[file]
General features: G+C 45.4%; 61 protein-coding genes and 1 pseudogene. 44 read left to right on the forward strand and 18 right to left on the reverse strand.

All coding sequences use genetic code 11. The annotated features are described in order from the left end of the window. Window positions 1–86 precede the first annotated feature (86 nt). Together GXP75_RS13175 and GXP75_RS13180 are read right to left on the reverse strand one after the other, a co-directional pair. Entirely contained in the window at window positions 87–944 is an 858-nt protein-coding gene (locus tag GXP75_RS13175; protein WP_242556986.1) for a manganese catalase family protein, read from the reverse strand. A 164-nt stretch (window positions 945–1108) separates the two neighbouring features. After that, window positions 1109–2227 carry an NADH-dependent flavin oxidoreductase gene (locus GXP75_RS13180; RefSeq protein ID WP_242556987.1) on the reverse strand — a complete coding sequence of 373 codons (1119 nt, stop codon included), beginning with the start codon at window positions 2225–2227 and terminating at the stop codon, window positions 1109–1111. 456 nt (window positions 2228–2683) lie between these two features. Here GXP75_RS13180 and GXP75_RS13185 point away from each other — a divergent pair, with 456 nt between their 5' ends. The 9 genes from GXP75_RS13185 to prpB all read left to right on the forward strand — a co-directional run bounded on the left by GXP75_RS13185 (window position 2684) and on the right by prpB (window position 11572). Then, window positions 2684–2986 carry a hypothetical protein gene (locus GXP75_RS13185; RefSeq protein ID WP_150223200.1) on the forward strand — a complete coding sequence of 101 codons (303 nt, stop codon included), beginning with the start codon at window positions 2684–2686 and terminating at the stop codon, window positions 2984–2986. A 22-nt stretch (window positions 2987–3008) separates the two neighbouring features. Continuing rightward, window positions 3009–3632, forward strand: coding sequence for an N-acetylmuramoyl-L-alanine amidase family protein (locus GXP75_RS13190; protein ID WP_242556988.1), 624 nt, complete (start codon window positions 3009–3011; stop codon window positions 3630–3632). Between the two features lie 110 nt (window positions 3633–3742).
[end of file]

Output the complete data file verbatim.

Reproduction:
General features: G+C 45.4%; 61 protein-coding genes and 1 pseudogene. 44 read left to right on the forward strand and 18 right to left on the reverse strand.

All coding sequences use genetic code 11. The annotated features are described in order from the left end of the window. Window positions 1–86 precede the first annotated feature (86 nt). Together GXP75_RS13175 and GXP75_RS13180 are read right to left on the reverse strand one after the other, a co-directional pair. Entirely contained in the window at window positions 87–944 is an 858-nt protein-coding gene (locus tag GXP75_RS13175; protein WP_242556986.1) for a manganese catalase family protein, read from the reverse strand. A 164-nt stretch (window positions 945–1108) separates the two neighbouring features. After that, window positions 1109–2227 carry an NADH-dependent flavin oxidoreductase gene (locus GXP75_RS13180; RefSeq protein ID WP_242556987.1) on the reverse strand — a complete coding sequence of 373 codons (1119 nt, stop codon included), beginning with the start codon at window positions 2225–2227 and terminating at the stop codon, window positions 1109–1111. 456 nt (window positions 2228–2683) lie between these two features. Here GXP75_RS13180 and GXP75_RS13185 point away from each other — a divergent pair, with 456 nt between their 5' ends. The 9 genes from GXP75_RS13185 to prpB all read left to right on the forward strand — a co-directional run bounded on the left by GXP75_RS13185 (window position 2684) and on the right by prpB (window position 11572). Then, window positions 2684–2986 carry a hypothetical protein gene (locus GXP75_RS13185; RefSeq protein ID WP_150223200.1) on the forward strand — a complete coding sequence of 101 codons (303 nt, stop codon included), beginning with the start codon at window positions 2684–2686 and terminating at the stop codon, window positions 2984–2986. A 22-nt stretch (window positions 2987–3008) separates the two neighbouring features. Continuing rightward, window positions 3009–3632, forward strand: coding sequence for an N-acetylmuramoyl-L-alanine amidase family protein (locus GXP75_RS13190; protein ID WP_242556988.1), 624 nt, complete (start codon window positions 3009–3011; stop codon window positions 3630–3632). Between the two features lie 110 nt (window positions 3633–3742).